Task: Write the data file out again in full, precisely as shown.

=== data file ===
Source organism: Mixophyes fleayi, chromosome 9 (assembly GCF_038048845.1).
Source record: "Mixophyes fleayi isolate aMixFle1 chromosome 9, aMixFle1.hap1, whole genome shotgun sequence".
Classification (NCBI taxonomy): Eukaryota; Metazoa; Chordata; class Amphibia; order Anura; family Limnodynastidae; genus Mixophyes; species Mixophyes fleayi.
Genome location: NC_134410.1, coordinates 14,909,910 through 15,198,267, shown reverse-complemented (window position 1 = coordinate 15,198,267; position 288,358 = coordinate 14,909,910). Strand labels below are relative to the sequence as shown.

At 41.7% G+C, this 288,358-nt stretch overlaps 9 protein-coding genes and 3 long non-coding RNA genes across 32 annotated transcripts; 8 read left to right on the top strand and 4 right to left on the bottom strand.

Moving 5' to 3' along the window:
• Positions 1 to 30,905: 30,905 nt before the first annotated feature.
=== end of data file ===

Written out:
Source organism: Mixophyes fleayi, chromosome 9 (assembly GCF_038048845.1).
Source record: "Mixophyes fleayi isolate aMixFle1 chromosome 9, aMixFle1.hap1, whole genome shotgun sequence".
Classification (NCBI taxonomy): Eukaryota; Metazoa; Chordata; class Amphibia; order Anura; family Limnodynastidae; genus Mixophyes; species Mixophyes fleayi.
Genome location: NC_134410.1, coordinates 14,909,910 through 15,198,267, shown reverse-complemented (window position 1 = coordinate 15,198,267; position 288,358 = coordinate 14,909,910). Strand labels below are relative to the sequence as shown.

At 41.7% G+C, this 288,358-nt stretch overlaps 9 protein-coding genes and 3 long non-coding RNA genes across 32 annotated transcripts; 8 read left to right on the top strand and 4 right to left on the bottom strand.

Moving 5' to 3' along the window:
• Positions 1 to 30,905: 30,905 nt before the first annotated feature.